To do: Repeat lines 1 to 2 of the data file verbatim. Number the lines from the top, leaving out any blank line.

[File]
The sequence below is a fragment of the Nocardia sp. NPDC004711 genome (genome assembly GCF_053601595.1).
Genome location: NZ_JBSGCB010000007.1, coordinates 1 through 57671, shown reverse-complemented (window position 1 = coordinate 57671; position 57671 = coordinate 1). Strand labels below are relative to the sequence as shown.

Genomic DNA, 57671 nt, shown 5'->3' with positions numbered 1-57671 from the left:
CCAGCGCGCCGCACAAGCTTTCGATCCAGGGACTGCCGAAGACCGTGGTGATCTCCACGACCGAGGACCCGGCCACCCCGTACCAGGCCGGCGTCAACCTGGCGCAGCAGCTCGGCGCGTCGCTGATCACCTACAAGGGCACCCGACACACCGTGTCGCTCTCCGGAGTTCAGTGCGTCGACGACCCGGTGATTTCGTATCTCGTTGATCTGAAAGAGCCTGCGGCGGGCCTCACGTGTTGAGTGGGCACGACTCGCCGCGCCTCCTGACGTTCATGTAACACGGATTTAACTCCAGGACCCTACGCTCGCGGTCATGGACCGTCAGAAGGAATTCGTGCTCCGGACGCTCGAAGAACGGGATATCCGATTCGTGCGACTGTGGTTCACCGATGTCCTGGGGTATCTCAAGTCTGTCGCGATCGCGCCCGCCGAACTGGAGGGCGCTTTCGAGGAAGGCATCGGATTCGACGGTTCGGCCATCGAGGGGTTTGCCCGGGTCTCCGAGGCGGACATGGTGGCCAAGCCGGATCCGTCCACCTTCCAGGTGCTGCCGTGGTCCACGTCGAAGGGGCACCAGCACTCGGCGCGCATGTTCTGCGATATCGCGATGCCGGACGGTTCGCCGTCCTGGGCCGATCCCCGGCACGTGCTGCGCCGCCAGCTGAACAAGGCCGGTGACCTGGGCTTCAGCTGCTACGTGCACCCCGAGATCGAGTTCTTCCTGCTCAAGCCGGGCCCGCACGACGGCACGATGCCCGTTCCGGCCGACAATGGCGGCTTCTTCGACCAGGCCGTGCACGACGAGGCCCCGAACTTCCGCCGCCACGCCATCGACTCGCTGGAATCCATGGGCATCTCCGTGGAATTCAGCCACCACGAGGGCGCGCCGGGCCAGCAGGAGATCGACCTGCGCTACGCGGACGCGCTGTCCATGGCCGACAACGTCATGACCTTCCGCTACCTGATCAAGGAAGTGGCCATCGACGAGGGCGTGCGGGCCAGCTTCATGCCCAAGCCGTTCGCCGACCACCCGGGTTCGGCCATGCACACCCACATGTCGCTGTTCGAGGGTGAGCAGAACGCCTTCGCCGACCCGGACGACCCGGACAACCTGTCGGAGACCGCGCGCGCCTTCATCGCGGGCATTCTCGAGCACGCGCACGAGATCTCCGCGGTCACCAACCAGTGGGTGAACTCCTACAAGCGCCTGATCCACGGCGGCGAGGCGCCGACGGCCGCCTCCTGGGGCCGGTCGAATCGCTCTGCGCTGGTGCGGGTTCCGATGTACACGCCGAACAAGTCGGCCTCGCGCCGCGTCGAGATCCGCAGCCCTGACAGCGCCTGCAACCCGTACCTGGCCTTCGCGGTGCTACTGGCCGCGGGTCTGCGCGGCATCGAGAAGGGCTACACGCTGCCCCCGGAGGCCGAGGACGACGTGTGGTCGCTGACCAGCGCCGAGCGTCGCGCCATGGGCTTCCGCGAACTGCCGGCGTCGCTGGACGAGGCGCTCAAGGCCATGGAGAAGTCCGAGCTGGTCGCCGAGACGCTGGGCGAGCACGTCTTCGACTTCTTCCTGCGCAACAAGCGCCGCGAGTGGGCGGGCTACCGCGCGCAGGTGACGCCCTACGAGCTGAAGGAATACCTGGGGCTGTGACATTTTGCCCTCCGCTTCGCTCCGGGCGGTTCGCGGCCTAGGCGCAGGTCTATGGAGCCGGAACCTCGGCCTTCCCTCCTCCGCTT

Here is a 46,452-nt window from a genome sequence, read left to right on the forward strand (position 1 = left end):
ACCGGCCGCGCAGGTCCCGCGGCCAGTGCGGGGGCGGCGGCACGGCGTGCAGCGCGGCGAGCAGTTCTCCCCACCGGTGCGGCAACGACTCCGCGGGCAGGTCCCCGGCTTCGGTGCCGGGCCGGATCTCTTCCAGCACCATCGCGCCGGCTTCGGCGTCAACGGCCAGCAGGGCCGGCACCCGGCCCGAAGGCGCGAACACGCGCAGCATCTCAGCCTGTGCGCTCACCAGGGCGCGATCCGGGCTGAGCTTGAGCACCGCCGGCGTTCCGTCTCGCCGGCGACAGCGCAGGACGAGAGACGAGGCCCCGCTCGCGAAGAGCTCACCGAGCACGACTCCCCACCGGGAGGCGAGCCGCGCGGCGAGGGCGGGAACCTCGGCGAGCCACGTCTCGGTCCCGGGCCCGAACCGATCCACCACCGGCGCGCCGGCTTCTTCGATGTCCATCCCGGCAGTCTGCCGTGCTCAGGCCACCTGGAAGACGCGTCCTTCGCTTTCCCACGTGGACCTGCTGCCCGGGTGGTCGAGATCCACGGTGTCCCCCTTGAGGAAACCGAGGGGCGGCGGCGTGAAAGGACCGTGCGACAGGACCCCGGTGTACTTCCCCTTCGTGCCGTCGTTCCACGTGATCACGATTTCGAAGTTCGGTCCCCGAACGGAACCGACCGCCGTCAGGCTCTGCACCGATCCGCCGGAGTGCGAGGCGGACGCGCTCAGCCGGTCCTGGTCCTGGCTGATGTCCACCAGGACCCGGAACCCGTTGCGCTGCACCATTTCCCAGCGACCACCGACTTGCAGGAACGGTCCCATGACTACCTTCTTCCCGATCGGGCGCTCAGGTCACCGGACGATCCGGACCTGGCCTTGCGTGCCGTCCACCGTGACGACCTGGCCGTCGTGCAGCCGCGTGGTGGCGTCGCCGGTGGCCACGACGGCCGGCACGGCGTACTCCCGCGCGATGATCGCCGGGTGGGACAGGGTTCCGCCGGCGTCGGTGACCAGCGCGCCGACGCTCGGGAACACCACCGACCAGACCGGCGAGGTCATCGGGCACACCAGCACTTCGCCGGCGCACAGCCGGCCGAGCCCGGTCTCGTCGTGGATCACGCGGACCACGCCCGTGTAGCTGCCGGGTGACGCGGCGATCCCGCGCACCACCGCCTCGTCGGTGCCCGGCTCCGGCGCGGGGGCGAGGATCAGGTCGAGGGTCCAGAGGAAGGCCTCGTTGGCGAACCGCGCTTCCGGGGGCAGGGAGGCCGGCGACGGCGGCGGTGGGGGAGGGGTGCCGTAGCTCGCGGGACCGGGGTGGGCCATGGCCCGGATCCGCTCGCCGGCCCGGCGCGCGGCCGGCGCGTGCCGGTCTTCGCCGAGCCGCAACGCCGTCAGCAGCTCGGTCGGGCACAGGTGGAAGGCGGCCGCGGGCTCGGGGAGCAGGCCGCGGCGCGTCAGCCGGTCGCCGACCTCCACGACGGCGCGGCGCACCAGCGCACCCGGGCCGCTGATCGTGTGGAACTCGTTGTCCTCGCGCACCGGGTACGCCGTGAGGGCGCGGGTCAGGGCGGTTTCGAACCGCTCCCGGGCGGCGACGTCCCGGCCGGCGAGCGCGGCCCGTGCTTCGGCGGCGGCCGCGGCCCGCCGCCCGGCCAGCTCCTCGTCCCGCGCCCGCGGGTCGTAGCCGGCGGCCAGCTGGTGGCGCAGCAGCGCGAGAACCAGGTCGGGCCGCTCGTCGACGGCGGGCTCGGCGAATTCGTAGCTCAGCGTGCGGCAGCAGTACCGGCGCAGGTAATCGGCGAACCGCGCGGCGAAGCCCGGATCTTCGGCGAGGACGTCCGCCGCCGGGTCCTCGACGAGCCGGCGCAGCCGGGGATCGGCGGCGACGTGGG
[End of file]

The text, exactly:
The sequence below is a fragment of the Nocardia sp. NPDC004711 genome (genome assembly GCF_053601595.1).
Genome location: NZ_JBSGCB010000007.1, coordinates 1 through 57671, shown reverse-complemented (window position 1 = coordinate 57671; position 57671 = coordinate 1). Strand labels below are relative to the sequence as shown.